Michaelangelo had his revenge. He painted Cesena's face on the naked, donkey-eared Minos. The official begged the artist and the pope to remove it, but it stayed. Biagio da Cesena was left in hell, for all eternity, for generations of art lovers and tourists to gawk at. Be careful with an artist's delicate ego!

Monday, November 1, 2010

Changing Seasons

Though the first day of winter is nearly two months away, I already feel a sense of the seasons shifting. Soccer season is over, creating gaps in my schedule that make me giddy. I feel myself slowing down a bit and more reluctant to spend all my time on the road, shuttling kids to various activities. It's an odd paradox that I work from home and my kids learn at home, yet we're never here. :-D

Right now I'm wanting to hunker down, with bread baking and chili simmering on the stove. I think it's some kind of atavistic mammalian urge to hibernate. :-) Recently, in one of my rare acts of maternal wisdom, I made a change in our schedule. We no longer do morning activities outside the home. Sounds like a no-brainer, doesn't it?

One morning I rallied the troops for an appointment that was canceled in this last minute. We found ourselves slumped on the family room sofas, drinking tea and talking about our dreams from the night before. I looked around at all of them: my 16-year-old daughter, who's auditing a university film class, my 12-year-old son, who spends many of his waking hours storming through electronic worlds or running around like Tigger on crack, and my six-year-old, with her itinerary of field trips and playdates, who craves constant chatter and attention. We were together, and we were talking to each other, and it felt like a miracle. After that I did some shuffling of our schedule, and with a bit of prestidigitation, I cleared our mornings. We're back to mornings being for homeschool, afternoon for other things.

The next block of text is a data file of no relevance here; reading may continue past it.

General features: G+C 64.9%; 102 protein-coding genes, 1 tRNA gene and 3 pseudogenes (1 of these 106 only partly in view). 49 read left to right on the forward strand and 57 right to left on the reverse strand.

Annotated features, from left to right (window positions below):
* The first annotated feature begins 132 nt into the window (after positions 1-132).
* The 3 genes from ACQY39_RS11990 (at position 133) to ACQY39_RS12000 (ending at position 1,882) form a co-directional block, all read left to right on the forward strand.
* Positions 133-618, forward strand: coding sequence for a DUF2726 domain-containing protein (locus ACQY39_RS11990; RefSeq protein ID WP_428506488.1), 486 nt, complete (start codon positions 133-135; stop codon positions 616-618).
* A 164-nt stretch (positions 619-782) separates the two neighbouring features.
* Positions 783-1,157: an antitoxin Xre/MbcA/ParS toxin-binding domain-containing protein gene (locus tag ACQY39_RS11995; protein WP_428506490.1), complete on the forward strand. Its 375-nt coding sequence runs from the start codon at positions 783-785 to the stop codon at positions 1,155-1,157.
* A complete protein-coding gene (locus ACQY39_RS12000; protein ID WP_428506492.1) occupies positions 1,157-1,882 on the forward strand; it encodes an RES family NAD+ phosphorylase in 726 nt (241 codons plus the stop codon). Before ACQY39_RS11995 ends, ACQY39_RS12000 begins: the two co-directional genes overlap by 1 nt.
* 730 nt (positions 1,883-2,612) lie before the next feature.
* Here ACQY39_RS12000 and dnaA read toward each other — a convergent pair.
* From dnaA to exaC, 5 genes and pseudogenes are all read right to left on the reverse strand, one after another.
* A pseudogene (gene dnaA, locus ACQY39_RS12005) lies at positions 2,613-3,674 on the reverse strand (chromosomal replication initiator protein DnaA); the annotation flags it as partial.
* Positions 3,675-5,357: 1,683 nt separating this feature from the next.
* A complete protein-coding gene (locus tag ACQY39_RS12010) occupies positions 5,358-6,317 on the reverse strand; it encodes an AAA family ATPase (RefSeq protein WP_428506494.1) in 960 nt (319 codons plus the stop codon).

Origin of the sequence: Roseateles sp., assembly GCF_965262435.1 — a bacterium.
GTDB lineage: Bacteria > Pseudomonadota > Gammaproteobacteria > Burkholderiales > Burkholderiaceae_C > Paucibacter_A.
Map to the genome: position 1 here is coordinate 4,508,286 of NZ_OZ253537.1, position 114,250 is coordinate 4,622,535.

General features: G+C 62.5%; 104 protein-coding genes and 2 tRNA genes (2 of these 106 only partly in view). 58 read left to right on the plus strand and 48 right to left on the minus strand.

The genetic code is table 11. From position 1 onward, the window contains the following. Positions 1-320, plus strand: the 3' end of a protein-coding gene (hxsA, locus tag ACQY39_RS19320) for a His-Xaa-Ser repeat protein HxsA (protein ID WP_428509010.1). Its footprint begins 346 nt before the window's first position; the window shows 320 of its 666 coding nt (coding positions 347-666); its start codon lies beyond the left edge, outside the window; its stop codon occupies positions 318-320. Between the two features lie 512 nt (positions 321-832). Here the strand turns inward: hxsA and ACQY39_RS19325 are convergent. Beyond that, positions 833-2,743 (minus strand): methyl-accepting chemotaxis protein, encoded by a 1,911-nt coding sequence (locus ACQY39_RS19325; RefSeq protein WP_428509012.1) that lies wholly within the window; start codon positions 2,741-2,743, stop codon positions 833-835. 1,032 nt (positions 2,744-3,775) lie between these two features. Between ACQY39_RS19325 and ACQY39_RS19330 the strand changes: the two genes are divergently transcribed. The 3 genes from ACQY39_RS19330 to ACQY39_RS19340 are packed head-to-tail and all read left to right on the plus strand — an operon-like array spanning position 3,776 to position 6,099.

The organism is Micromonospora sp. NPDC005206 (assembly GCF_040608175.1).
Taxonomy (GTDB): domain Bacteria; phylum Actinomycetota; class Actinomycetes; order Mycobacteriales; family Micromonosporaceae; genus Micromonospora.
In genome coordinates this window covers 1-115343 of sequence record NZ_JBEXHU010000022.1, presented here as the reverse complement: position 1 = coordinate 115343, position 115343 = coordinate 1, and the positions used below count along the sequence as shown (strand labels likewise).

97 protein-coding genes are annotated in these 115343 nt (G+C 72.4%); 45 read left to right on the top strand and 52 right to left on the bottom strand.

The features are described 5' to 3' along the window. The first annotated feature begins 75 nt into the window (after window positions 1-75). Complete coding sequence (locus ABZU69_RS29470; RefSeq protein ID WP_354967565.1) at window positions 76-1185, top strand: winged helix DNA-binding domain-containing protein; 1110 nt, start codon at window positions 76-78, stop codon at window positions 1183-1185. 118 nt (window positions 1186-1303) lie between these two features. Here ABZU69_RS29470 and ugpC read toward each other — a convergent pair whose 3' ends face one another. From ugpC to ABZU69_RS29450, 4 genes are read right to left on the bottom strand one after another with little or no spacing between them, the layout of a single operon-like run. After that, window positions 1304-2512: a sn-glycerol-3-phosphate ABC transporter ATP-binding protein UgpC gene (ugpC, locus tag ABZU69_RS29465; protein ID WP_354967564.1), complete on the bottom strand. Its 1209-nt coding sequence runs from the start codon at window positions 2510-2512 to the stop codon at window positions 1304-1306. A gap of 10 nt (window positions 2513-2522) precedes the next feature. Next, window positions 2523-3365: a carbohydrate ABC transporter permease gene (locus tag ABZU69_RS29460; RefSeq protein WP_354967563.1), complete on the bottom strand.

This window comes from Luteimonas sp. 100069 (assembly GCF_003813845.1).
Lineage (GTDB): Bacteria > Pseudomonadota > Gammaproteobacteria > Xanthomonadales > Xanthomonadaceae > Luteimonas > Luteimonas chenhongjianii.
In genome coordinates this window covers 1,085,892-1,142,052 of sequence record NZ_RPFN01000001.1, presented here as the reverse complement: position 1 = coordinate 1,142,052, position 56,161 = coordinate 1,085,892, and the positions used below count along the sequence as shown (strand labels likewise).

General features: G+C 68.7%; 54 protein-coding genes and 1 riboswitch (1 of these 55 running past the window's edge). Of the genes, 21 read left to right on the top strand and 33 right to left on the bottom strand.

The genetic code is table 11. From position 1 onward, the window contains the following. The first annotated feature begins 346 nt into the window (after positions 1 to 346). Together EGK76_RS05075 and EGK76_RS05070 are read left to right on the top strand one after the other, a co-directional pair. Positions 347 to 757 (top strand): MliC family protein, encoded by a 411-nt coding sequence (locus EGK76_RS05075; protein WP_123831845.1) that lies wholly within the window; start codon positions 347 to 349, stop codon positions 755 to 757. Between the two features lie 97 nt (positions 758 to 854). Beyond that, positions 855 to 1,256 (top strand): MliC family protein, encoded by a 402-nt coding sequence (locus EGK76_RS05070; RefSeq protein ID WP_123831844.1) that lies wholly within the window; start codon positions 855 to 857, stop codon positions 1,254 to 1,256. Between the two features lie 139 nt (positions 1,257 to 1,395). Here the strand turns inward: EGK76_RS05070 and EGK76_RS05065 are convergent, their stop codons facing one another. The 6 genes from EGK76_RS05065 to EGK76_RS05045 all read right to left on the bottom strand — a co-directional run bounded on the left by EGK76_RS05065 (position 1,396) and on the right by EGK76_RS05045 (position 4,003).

And we've returned to the routine of "Breakfast School." A simple thing -- we actually sit down and eat breakfast together and find ways, despite the wide span between my kids' ages, to learn together. So far, Breakfast School has been a rather unambitious undertaking. I fantasize about serving creative hot meals, but our fare actually consists of cold cereal or oatmeal. I ponder activities that are enriching and thought provoking. But actually we read a little and play a few board or card games. And only the youngest child is excited about this. The older kids lumber down silently, scowling at the injustice of being woken up early when there's no agenda outside the house. But it's something to build on. And sometimes, we're the midst of a game we all like (Apples to Apples and Rat-a-Tat-Cat are favorites) or reading a children's book that even the 16-year-old and I enjoy. No, especially the 16-year-old and I enjoy. After all, good children's stories have kind of a timeless quality. And we have a moment. A moment when we're together, the "big kids" aren't annoyed with their little sister, and nobody is fighting. A moment of shared attention and fun.